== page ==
“I suppose it’s one of the games you think a lot about. We played Limerick the week before in the last group game - it was a bruising battle and we were down a couple of players, and all we were doing was building on our performance and what could we do to improve. We’d been starting slowly and we were working on that.

"Again we struggled early on, but it was more our own mistakes against Waterford - there were missed passes, silly mistakes, easy frees. I remember in the second half saying to Johnny Coen, 'if we were playing a game among ourselves and were 10 points down, we'd probably come back and win it, and it’s no different', that’s the kind of approach we took and we went at it.

"If we could pull out our half foward line a bit and get on top on their puck-outs, we could have a purple patch and that kind of happened. We just won ball after ball and closed up shop and it opened up completely at the other end of the field and we got a couple of scores.

"Joe's [Canning] performance in the second half was immense, he got a couple of scores and the penalty brought us back into it.

"Waterford obviously were using their whole panel and giving game time to them. People might forget that. It is the league, you have to give players chances to perform in games if they are going to be used in big games later on in the championship, that was part of it at that time of the year.

"We beat them in league, but we can see from Tipp the league is very different. It went from 16 points to a point in it at the end [of the All Ireland semi-final]."

The use of sweepers has been debated quite often this year again, but everyone does it at some stage, Burke says.

"We've probably played more games against the sweeper now than anyone, probably played three games against it. We've played it too, so we’re well used to it. It works for different teams, you know Kilkenny played it at times. I remember thinking back after playing them in 2015 that Richie Hogan was sitting fierce deep in the second half of that game and thinking everyone was saying that they don’t have tactics, but they do. He was playing practically as a centre back and their centre back was sitting deep. That was them closing out a tight game and putting their stamp on it, they did it again this year against Limerick.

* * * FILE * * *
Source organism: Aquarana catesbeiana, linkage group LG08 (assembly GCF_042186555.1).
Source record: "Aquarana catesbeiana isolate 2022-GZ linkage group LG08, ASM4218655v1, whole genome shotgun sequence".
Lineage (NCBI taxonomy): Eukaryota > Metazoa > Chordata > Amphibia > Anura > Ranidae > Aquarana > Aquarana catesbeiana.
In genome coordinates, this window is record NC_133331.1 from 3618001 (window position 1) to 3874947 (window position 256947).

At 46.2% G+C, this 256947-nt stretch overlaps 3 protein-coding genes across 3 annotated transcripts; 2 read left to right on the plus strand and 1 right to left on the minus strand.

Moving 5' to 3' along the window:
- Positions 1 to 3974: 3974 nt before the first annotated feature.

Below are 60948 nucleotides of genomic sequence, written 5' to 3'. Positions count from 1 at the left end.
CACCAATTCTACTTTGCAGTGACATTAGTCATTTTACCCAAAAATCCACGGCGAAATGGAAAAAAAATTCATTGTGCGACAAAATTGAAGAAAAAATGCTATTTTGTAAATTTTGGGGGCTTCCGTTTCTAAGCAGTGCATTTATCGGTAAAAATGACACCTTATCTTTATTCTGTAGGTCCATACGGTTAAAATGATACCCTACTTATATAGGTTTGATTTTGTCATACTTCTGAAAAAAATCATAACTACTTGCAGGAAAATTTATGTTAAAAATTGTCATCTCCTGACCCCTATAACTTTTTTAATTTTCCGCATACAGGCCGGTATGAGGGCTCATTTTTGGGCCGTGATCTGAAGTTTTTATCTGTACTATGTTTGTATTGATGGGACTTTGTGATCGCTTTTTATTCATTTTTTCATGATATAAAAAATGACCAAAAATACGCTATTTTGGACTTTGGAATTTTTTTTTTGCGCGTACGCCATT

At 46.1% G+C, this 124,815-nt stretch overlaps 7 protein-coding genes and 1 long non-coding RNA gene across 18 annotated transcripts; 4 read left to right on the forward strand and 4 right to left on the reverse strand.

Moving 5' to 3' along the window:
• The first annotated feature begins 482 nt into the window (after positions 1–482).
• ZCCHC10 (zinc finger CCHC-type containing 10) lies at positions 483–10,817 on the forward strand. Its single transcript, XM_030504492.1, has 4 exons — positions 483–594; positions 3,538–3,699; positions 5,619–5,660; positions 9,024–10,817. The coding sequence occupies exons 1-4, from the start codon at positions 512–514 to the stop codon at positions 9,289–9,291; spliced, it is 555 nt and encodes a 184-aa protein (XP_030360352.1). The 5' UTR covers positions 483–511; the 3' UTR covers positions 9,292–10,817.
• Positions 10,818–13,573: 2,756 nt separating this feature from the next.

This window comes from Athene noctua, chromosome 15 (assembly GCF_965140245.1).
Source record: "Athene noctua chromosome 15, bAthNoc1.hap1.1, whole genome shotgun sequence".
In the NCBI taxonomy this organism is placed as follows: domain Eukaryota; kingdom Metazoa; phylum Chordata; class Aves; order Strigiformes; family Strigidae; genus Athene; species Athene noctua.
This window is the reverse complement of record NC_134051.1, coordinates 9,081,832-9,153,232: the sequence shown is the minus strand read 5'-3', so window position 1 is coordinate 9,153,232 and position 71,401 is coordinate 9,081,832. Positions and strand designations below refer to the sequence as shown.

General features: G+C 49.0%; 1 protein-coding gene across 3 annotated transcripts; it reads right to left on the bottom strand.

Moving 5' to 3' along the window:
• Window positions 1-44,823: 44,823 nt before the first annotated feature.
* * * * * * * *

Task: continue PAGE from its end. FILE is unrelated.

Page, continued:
"I suppose Tipp would be a more traditional team with 15 players, because they have such a serious forward unit and are all about speed and can really open you up when they get going.

"It will be an intriguing affair, we both have had sweepers in place, so it will be interesting how we deal with that."

Game of chess

Burke says it is going to be another massive test for Galway, but they will be ready for it.

"I've massive respect for Waterford and their coach and their managers in what they are doing. It’s massive, and they seem to have built this process with Derek [McGrath] from school, along with De La Salle all along.

"They seem to have this system, but it’s secondary in a way because it takes on a life of its own each game. They’ll sit down and analyse how we play and to try to counteract that, so it's a bit more of a chess game going into it I suppose.

"It’s how we manage that early on and how we work through it. They are a great team, have improved massively, are in the top two or three teams over the past few years. Now they are the top two. "